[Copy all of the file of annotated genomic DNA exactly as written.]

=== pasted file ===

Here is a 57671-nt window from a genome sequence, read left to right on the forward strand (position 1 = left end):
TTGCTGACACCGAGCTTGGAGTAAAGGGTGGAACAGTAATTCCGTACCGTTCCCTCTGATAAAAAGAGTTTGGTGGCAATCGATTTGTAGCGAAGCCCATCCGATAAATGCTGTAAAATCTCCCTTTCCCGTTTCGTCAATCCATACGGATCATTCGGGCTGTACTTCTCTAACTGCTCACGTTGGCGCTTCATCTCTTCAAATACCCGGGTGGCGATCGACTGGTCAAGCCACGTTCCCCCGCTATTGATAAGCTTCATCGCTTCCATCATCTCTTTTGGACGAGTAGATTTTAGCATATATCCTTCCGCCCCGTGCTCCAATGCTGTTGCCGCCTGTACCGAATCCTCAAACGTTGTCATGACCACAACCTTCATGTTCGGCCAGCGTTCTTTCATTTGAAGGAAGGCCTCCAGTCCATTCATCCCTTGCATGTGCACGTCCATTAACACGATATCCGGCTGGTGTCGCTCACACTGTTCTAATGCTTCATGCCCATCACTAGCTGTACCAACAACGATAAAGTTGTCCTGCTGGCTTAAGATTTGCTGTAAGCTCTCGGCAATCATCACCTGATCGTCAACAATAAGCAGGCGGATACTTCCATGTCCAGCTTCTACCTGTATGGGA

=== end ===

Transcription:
Here is a 57671-nt window from a genome sequence, read left to right on the forward strand (position 1 = left end):
TTGCTGACACCGAGCTTGGAGTAAAGGGTGGAACAGTAATTCCGTACCGTTCCCTCTGATAAAAAGAGTTTGGTGGCAATCGATTTGTAGCGAAGCCCATCCGATAAATGCTGTAAAATCTCCCTTTCCCGTTTCGTCAATCCATACGGATCATTCGGGCTGTACTTCTCTAACTGCTCACGTTGGCGCTTCATCTCTTCAAATACCCGGGTGGCGATCGACTGGTCAAGCCACGTTCCCCCGCTATTGATAAGCTTCATCGCTTCCATCATCTCTTTTGGACGAGTAGATTTTAGCATATATCCTTCCGCCCCGTGCTCCAATGCTGTTGCCGCCTGTACCGAATCCTCAAACGTTGTCATGACCACAACCTTCATGTTCGGCCAGCGTTCTTTCATTTGAAGGAAGGCCTCCAGTCCATTCATCCCTTGCATGTGCACGTCCATTAACACGATATCCGGCTGGTGTCGCTCACACTGTTCTAATGCTTCATGCCCATCACTAGCTGTACCAACAACGATAAAGTTGTCCTGCTGGCTTAAGATTTGCTGTAAGCTCTCGGCAATCATCACCTGATCGTCAACAATAAGCAGGCGGATACTTCCATGTCCAGCTTCTACCTGTATGGGA